The ClearSpace-1 mission will target the Vespa (Vega Secondary Payload Adapter) upper stage left in an approximately 800 km by 660 km altitude orbit after the second flight of ESA’s Vega launcher back in 2013. With a mass of 100 kg, the Vespa is close in size to a small satellite, while its relatively simple shape and sturdy construction make it a suitable first goal, before progressing to larger, more challenging captures by follow-up missions – eventually including multi-object capture.

The ClearSpace-1 ‘chaser’ will be launched into a lower 500-km orbit for commissioning and critical tests before being raised to the target orbit for rendezvous and capture using a quartet of robotic arms under ESA supervision. The combined chaser plus Vespa will then be deorbited to burn up in the atmosphere.

Multimedia

Clear Space logo
http://www.esa.int/ESA_Multimedia/Images/2019/12/ClearSpace_logo

Artist impression, ClearSpace-1 with captured Vespa
http://www.esa.int/ESA_Multimedia/Images/2019/12/ClearSpace-1_with_captured_Vespa

Artist impression of ClearSpace-1
http://www.esa.int//ESA_Multimedia/Images/2019/12/ClearSpace-1

The publicly released images may be reproduced without fee, on the following conditions: Credit ClearSpace SA as the source of the images.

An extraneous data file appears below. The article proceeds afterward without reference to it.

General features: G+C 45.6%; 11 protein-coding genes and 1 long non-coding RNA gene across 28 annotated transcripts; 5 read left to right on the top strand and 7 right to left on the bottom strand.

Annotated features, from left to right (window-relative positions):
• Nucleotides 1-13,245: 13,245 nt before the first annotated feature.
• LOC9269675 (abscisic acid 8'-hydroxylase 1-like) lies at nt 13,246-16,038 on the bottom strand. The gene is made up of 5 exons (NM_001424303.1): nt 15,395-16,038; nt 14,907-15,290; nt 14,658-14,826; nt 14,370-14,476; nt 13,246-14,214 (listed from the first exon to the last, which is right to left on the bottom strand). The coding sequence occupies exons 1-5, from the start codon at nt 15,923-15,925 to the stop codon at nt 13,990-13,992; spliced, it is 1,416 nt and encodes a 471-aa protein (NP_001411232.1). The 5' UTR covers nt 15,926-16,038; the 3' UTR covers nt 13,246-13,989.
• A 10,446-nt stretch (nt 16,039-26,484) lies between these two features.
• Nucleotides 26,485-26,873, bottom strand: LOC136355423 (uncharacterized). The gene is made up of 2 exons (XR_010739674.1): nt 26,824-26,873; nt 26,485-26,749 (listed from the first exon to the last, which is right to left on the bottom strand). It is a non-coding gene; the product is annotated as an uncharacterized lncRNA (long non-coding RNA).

Images shall not be used in advertising or any commercial promotion, layout and copy must be submitted to ClearSpace SA beforehand for approval to: info@clearspace.today

Gif of space debris around Earth
http://www.esa.int/ESA_Multimedia/Images/2019/10/Distribution_of_space_debris_around_Earth

Video showing distribution of space debris in Earth's orbit
http://www.esa.int/ESA_Multimedia/Videos/2019/02/Distribution_of_space_debris_in_orbit_around_Earth

Terms and conditions for using ESA videos:
http://www.esa.int/spaceinvideos/Terms_and_Conditions

For questions or more information related to ESA videos, please contact spaceinvideos@esa.int

About the European Space Agency

The European Space Agency (ESA) provides Europe’s gateway to space.

ESA is an intergovernmental organisation, created in 1975, with the mission to shape the development of Europe’s space capability and ensure that investment in space delivers benefits to the citizens of Europe and the world.

ESA has 22 Member States: Austria, Belgium, the Czech Republic, Denmark, Estonia, Finland, France, Germany, Greece, Hungary, Ireland, Italy, Luxembourg, the Netherlands, Norway, Poland, Portugal, Romania, Spain, Sweden, Switzerland and the United Kingdom, of which 20 are Member States of the EU.

ESA has established formal cooperation with seven other Member States of the EU. Canada takes part in some ESA programmes under a Cooperation Agreement.

By coordinating the financial and intellectual resources of its members, ESA can undertake programmes and activities far beyond the scope of any single European country. It is working in particular with the EU on implementing the Galileo and Copernicus programmes.

ESA develops the launchers, spacecraft and ground facilities needed to keep Europe at the forefront of global space activities. Today, it develops and launches satellites for Earth observation, navigation, telecommunications and astronomy, sends probes to the far reaches of the Solar System and cooperates in the human exploration of space.

Learn more about ESA at www.esa.int

For further information:

ESA Newsroom and Media Relations – Ninja Menning

Email: media@esa.int

Tel: +31 71 56 56 409